Dr. habil. Andrea Timár
I am Associate Professor (PhD. Habil.) at the Department of English at Eötvös Loránd University. I hold MAs in English and French. I am currently the head of the Doctoral Program in Modern English and American Literature and Culture. I am interested in the frontiers of literature, philosophy, and critical theory. During my doctoral years, I studied at the University of Leuven and Royal Holloway, University of London. My monograph Cultivation, Addiction, Habits (Palgrave, 2015. paperback: 2017) was nominated for the First Book Prize by the British Association for Romantic Studies. In 2019/2020, I was a research fellow at the CEU Institute for Advanced Studies, doing research on dehumanization (with a focus on the literary representations of perpetrators), and the literary implications of Hannah Arendt’s work. Between 2015 and 2019, I led the T.H.E (The Human Enigma) Doctoral Research Group. The volumes we edited together are: "Cultural and Critical Theories of Addiction" (Helikon 2016/1); "Dehumanization: the figure of the perpetrator in literature, film, and philosophy" (Helikon 2019/1); "Human Boundaries / Boundaries of the Human" (HJEAS 2020/4). My habilitation dissertation, a volume of essays, is entitled The Human Form (Eötvös Publishing House, 2020). I have been an editor of the journal The AnachronisT (from 1998) and Helikon Literary and Cultural Studies Review (from 2021). In 2022, I am the recipient of a grant offered by the Hungarian Academy of Sciences for the publication of a paper in a high impact journal. I am married, and have two sons, Jonatán (2014) and Vilmos (2017).
I wrote my PhD in British Romanticism, on the writings of S.T Coleridge's, being interested in the crossroads of literature, philosophy, and politics. I the past few years, I have been dealing with the broader issue of the “human”, with posthumanisms, and, recently, dehumanization, with a special focus on perpetrators, and the questions of sympathy/empathy. I am currently studying Hannah Arendt’s work, more particularly, the role of literature and the aesthetic in Arendt’s political philosophy.
- "Against Compassion: Arendt, Benjamin, Melville, and Coleridge" in Arendt Studies, 2022/6.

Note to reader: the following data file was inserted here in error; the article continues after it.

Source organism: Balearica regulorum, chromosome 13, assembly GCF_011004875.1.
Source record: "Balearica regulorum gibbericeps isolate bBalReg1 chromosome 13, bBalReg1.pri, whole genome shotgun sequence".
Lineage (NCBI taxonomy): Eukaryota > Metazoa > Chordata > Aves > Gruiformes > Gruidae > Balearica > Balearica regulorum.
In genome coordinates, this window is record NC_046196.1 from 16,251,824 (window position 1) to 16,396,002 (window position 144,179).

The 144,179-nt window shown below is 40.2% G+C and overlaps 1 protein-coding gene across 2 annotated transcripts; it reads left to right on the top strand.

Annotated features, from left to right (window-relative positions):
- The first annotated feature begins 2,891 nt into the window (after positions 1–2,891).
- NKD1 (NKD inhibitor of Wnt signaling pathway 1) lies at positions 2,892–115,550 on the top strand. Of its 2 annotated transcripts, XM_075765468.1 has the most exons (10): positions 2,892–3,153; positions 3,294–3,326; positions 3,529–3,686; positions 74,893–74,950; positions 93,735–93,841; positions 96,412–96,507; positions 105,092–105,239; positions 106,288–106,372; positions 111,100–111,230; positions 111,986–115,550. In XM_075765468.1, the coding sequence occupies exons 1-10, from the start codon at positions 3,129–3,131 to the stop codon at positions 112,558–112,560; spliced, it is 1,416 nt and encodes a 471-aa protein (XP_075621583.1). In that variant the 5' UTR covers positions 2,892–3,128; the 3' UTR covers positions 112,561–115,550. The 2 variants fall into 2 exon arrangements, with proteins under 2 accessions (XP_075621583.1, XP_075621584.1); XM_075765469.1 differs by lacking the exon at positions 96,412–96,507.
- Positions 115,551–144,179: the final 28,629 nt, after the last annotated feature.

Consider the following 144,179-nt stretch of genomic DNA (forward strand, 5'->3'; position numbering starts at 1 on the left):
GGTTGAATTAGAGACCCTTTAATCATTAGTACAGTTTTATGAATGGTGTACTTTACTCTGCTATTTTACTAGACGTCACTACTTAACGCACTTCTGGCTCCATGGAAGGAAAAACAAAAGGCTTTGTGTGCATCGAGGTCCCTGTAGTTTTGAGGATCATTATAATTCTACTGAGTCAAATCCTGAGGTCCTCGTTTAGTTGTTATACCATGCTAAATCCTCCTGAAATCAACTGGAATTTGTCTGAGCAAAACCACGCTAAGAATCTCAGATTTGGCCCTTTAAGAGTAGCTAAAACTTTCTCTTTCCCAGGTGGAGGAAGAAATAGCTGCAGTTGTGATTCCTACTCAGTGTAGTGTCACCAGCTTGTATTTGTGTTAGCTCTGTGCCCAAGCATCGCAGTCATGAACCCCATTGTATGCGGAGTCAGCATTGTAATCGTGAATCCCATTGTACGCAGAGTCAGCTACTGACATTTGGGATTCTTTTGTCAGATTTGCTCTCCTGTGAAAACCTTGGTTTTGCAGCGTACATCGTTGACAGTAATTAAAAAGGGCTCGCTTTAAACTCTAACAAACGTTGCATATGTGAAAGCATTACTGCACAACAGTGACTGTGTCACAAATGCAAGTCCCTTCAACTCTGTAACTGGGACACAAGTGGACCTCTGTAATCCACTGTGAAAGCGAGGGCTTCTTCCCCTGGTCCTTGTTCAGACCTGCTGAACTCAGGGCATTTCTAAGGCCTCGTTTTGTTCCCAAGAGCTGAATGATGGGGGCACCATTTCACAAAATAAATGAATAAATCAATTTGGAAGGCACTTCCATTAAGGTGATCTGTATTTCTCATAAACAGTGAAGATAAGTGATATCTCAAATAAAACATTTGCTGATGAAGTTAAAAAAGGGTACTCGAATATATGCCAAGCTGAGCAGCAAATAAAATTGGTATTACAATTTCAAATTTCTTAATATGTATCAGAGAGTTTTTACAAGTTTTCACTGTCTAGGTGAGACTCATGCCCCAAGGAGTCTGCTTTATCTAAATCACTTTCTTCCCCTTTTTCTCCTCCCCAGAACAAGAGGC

- "Dehumanization in Literature, the Figure of the Perpetrator.” The Routledge Handbook of Dehumanisation. Ed. Maria Kronfeldner. New York: Routledge, 2020.
- A Modern Coleridge: Addiction, Cultivation, Habits. London: Palgrave Macmillan, 2015.
- “The Murder of the Mother(tongue): Agota Kristof’s The Notebook.” Bicultural Literature and Film in French and English. Ed. P. Powrie, P. Barta. London: Routledge, 2015. 222-236.
- “Derrida and the Immune System." Et al: Terrorism and Aesthetics. Ed. Gy. Fogarasi. Szeged: Szegedi Tudományegyetem, 2014.
- "Hannah Arendt, Literature and the Politics of Storytelling." Zoom talk, CEU, Institute for Advanced Studies, 2020.
- "Responding to Billy Budd's Stutter: Arendt, Sedgwick, Cavarero." Mimetic Inclinations, KULeuven, Leuven, Belgium, 18-19 November 2021.
- "The Human Being may be dishumanised." Coleridge’s Living Ideas Conference (invited speaker, postponed), University of Tokyo, Tokyo, Japan, 2020.
- "'View the ocean as poets do': The (Im)Possibilities of Posthuman Reading, Literature and the Sea: 1750-1850." University of Malta, Valletta, Malta, 2017.
- “Modernity and the Discourse of Addiction: Coleridge and Walter Benjamin.” Invited speaker at the Literary London Conference, Brunel University, London, UK, 2008.
- Introduction to Literary Theory
- The Question of the „Human”
- Dehumanization: from Arendt to Agamben
- Theories of Addiction
- S.T. Coleridge
- 18th-19th century British Literarure
- Introduction to Literature
Any topic from the 18th-21st centuries, including literary/critical theory, that I can meaningfully engage with.